It’s that time of year again, when the non-autistic people (allistics) celebrate what they call “Autism Awareness Month” because of the stigma surrounding autism. Stigma which, if you’re not aware, only exists in the first place because of misinformation, the exploitation of actually autistic people at their most vulnerable, and the existence of “Autism Awareness” observances.
There are two communities when it comes to autism, illustrated well by Michelle Swan: the autism community and the autistic community.
Difference between autism community and autistic community
If you’re not autistic, you’re part of the autism community, i.e.
- allies of autistic people
- parents of autistic people
- extended family of autistic people
- professionals who work with autistic people
- anyone who thinks they know anything about autism
If you are autistic, you’re part of the autistic community.
If your child is autistic, but you are not, then your child’s community is the autistic community, while yours is the autism community.
The autism community is louder, but out of line when it comes to speaking over actually autistic people
Take, for instance, rich people speaking over poor people. Or white people speaking over black people. Or Americans who don’t respect Native American traditions speaking out against remaining tribes and criticizing them for not wanting the pipeline.
Or being mansplained to, if you’ve ever been ‘splained to by someone who identified as a man.
Or able-bodied people speaking over disabled people.
The latter is more akin to what happens when the voices of “autism caregivers” are highlighted, instead of stories told by actually autistic people.
Autistic people don’t need autism awareness; we need autism acceptance
The misinformation is appalling. It’s what led to an aunt of mine defaming me to Charlise with quite incriminating, well, shit. Because misinformation means a minority is an easy scapegoat in crises, so obviously autistic people are keen to bomb theaters or massacre students. Because we haven’t feelings, because when we share family’s Facebook posts, it’s not a compliment—it’s deemed stalking. Because when we try to live our lives to the fullest, we’re ridiculed for coincidentally doing something similar to another person in our family.
Because misinformation spreads lies, making us an easy target. Because what are the chances that we’re going to find out you’ve been making up lies about us, or exploiting us during our most vulnerable moments?
Guys, I’ve been nitpicked for the amount of hair on the floor that fell out of my head at the worst depths of my eating disorder, as if it wasn’t traumatic and I was low-key panicking—criticized for it because I published a crowd-sourced post that the aforesaid aunt surmised was an attack on her family.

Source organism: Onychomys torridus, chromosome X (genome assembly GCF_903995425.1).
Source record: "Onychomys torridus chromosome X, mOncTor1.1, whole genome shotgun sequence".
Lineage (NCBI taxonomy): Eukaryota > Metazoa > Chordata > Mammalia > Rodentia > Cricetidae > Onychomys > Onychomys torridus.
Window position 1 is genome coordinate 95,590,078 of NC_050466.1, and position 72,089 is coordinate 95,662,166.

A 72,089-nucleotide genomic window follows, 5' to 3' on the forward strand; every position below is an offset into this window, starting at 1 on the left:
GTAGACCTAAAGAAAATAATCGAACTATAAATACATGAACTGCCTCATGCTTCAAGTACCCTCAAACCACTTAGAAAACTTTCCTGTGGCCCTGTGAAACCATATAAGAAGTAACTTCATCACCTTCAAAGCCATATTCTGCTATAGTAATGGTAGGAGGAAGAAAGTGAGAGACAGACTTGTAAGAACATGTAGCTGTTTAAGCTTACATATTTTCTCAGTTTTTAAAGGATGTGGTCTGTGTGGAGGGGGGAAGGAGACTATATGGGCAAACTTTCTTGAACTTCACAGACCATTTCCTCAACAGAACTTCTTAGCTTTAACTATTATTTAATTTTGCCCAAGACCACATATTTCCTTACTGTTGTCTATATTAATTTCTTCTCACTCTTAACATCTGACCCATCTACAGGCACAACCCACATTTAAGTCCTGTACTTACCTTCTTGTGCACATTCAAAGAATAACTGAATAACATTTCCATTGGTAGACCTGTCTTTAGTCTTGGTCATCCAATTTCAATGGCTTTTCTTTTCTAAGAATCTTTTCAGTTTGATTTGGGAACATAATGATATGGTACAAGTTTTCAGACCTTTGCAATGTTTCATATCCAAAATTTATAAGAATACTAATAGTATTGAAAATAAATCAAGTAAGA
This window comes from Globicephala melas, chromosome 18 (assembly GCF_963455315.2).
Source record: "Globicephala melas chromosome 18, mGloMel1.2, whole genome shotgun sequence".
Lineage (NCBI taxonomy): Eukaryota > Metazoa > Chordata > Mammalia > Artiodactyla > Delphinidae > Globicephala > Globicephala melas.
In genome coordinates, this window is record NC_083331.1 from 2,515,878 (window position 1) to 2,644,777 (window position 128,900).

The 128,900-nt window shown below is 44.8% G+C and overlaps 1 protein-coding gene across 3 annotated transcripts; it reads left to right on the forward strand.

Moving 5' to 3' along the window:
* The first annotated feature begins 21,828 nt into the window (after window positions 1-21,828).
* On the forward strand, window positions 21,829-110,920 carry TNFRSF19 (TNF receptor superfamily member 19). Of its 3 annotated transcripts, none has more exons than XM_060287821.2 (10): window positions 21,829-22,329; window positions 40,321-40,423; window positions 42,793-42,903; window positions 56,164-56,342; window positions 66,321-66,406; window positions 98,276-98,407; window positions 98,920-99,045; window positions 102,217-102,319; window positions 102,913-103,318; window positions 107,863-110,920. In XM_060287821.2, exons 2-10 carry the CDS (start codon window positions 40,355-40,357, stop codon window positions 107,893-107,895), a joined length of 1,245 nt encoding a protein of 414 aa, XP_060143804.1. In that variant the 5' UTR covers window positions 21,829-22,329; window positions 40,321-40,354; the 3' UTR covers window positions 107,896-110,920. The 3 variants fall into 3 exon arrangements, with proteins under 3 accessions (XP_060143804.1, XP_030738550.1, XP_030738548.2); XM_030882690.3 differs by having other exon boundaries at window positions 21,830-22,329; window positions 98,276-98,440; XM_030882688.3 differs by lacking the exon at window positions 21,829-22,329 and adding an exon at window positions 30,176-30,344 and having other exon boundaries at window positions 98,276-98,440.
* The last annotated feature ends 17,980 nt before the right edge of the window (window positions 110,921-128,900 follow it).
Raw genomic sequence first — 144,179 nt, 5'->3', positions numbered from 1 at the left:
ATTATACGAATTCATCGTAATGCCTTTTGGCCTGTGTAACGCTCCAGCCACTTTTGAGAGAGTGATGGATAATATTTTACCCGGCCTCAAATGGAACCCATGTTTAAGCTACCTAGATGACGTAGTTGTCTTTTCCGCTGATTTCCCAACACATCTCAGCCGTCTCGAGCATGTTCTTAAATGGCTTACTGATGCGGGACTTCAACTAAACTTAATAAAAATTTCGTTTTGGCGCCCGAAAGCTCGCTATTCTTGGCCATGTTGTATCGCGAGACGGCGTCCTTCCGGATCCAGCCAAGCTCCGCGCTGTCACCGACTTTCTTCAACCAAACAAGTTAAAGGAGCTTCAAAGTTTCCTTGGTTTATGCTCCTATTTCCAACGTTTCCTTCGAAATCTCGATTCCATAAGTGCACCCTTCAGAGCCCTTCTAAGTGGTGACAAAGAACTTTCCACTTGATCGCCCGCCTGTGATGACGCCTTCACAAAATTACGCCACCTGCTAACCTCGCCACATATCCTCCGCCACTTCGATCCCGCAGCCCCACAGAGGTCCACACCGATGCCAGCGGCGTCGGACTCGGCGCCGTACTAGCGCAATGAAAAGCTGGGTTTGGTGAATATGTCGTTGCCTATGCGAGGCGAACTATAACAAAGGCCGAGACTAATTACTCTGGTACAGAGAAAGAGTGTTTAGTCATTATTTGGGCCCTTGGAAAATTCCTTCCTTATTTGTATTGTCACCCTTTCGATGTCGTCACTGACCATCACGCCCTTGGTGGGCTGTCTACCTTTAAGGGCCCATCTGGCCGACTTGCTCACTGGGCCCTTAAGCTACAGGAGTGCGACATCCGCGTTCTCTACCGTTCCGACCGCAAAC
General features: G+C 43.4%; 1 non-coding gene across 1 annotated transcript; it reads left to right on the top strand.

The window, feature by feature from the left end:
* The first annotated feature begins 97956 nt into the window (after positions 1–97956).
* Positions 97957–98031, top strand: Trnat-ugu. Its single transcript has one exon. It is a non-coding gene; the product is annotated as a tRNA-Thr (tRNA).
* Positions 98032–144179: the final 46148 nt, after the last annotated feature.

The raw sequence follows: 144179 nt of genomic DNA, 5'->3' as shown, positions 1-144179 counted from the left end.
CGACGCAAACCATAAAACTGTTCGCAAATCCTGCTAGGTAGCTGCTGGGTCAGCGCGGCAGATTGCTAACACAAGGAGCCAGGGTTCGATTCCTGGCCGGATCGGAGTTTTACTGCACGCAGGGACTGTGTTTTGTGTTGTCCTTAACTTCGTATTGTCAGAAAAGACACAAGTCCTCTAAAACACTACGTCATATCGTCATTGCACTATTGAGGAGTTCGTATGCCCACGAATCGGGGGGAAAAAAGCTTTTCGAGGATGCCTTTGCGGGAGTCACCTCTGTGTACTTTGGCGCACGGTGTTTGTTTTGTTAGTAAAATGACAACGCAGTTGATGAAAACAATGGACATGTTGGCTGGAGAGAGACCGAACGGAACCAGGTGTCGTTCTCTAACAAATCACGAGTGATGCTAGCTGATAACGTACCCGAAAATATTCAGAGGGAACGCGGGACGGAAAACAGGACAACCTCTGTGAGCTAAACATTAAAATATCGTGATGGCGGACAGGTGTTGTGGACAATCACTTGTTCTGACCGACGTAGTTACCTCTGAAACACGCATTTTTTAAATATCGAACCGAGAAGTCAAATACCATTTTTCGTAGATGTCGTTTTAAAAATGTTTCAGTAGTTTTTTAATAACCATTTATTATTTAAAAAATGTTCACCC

This is why we need acceptance. This is why we need our voices raised, rather than those who care for us or love us or think they truly know us.
This is why we need corporations and big-time influencers, like Twitter, to acknowledge our existence and not hide us when we use the #actuallyautistic hashtag more than a few times each day to connect with our community.
This is why we need social media platforms, like Twitter, to not side with able-bodied, non-autistic people who use their superiority—as awarded to them by society—in life to bully actually autistic people, only to report the autistic people for bullying/targeted harassment when we stand up for ourselves.
Because privilege allows the majority to ‘splain to us all they bloody want.
Because, akin to when men are offended by “mansplaining” or white people when called “racist”, the autism community is offended when we tell them they’re wrong.
And we’re supposed to feel shitty for it, as if we’re just supposed to accept their wrongdoings and be okay with that.
As if we’re supposed to be okay with the justifications of autism community regarding caregivers who murder autistic people.
Because “World Autism Awareness Day” only exists for non-autistic caregivers and loved ones of actually autistic people to feel better about themselves.
Guess what? You’re not supposed to feel comfortable when we call you out on your BS.
Again, shame on you, Twitter. You still haven’t gotten it: Your site is still not safe for minority groups; you’ve still not done better.
Correct your ignorance/denial: It’s neither Autism Awareness Month or Day, but Autism Acceptance Month and Day.